In this issue we look at enterprise knowledge graph semantics, how to move to a distributed data mesh, a helpful case study on UX improvements, “best-of-breed” stacks, and personal data privacy, first party ads, and consumer contradictions.

A definition of “Enterprise” in EKGs

Enterprise knowledge graphs are on the rise, but terminology and even conceptual understanding is inconsistent. Dan McCreary’s article is a good place to start to organize your own thoughts before diving in…

Many people co-mingle the terms from open linked data world and the semantic web stack’s role with the concepts related to sustainability and scalability of enterprise knowledge graphs.

How to move beyond a monolithic data lake to a distributed data mesh

If you haven’t yet had a reason to develop a complete understanding of what a distributed data mesh is, or how it relates to looking at data as a product for multiple enterprise functions, there is a good chance you will before long. Some familiarity will be important for many roles beyond pure data management. This in-depth article by Zhamak Dehghani covers the why and how, and likely answers most questions you have.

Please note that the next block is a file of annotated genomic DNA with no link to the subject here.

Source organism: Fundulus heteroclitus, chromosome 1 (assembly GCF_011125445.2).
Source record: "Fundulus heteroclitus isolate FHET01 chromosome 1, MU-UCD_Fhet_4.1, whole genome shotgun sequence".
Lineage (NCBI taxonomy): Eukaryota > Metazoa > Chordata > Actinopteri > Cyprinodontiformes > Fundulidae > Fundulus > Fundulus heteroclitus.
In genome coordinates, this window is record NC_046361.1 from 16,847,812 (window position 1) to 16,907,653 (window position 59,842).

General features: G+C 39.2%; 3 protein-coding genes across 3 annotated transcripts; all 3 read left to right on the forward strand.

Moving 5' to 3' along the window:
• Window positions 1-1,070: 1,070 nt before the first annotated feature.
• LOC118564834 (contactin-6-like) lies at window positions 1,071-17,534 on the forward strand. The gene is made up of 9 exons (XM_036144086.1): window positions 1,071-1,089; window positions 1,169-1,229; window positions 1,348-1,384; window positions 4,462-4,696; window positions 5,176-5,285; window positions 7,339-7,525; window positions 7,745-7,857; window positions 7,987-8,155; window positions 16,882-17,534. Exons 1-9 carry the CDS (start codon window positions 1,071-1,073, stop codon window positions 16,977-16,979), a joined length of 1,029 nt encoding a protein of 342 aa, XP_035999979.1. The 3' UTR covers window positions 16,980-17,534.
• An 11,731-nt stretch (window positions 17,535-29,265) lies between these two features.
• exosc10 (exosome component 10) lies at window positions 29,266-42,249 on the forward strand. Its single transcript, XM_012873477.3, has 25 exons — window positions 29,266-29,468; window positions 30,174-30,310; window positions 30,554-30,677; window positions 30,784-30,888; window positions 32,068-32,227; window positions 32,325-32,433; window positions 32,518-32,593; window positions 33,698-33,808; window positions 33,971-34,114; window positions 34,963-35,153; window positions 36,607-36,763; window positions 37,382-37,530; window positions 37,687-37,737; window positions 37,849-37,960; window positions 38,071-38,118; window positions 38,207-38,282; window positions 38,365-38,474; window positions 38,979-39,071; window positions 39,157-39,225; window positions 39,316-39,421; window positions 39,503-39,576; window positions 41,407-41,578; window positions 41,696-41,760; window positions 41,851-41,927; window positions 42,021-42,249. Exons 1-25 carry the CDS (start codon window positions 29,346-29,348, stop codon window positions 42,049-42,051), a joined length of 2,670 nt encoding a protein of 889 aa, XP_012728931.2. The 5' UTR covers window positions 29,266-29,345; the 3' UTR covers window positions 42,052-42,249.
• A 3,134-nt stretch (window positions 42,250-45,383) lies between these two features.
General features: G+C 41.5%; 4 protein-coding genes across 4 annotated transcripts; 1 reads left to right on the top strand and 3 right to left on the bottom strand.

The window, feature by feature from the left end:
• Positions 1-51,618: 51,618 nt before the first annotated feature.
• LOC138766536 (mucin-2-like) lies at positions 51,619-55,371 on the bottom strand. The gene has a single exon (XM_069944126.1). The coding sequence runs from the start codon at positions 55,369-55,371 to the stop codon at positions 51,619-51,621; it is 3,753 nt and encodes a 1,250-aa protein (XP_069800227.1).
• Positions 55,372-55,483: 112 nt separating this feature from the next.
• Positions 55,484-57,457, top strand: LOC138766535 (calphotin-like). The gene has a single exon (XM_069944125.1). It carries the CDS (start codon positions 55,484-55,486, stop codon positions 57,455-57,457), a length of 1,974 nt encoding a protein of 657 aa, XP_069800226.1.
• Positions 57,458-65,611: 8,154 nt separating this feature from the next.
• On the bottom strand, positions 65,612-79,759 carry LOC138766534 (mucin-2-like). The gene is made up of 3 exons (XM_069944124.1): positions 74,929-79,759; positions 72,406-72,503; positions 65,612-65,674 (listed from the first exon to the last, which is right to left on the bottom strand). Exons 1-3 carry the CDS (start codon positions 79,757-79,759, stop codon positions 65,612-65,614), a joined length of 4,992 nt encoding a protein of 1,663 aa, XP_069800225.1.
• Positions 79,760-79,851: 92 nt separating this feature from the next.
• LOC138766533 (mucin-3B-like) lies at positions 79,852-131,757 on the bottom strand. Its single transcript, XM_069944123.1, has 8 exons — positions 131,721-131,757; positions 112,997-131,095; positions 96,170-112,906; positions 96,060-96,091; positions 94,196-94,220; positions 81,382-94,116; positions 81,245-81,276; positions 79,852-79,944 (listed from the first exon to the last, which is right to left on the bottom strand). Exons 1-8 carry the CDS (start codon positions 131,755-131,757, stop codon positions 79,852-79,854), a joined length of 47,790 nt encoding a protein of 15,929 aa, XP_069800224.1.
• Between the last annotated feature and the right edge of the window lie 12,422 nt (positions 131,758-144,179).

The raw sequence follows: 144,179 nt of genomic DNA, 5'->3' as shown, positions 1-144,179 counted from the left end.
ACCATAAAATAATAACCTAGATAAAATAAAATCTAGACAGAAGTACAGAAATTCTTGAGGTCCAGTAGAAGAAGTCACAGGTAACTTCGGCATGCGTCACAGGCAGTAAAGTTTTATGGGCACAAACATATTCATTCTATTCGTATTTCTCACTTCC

Quantifying UX improvements

Nielsen Norman Group’s Kate Moran presents a case study, with before and after screen shots and metrics, illustrating how an informed information architecture can increase customer self-service and improve both customer experience and sales efficiency.

Best-of-breed stacks

Debates on the relative merits of vendor suites versus best-of-breed application solutions have been going on for decades. The data was scarce and questionable, the arguments “qualitative”, and the conclusions invariably “it depends…”.

Scott Brinker has a lot to say about today’s version of this debate with the more complicated and flexible software architecture options available. For his latest post on the topic he came up with a great way to apply some neutral data to his view that stacks are growing and increasingly best-of-breed.

Also, on personal data, privacy, ads…

The Gilbane Advisor is curated by Frank Gilbane for content technology, computing, and digital experience professionals. The focus is on strategic technologies. We publish more or less twice a month except for August and December. We also publish curated content technology news weekly We do not sell or share personal data.

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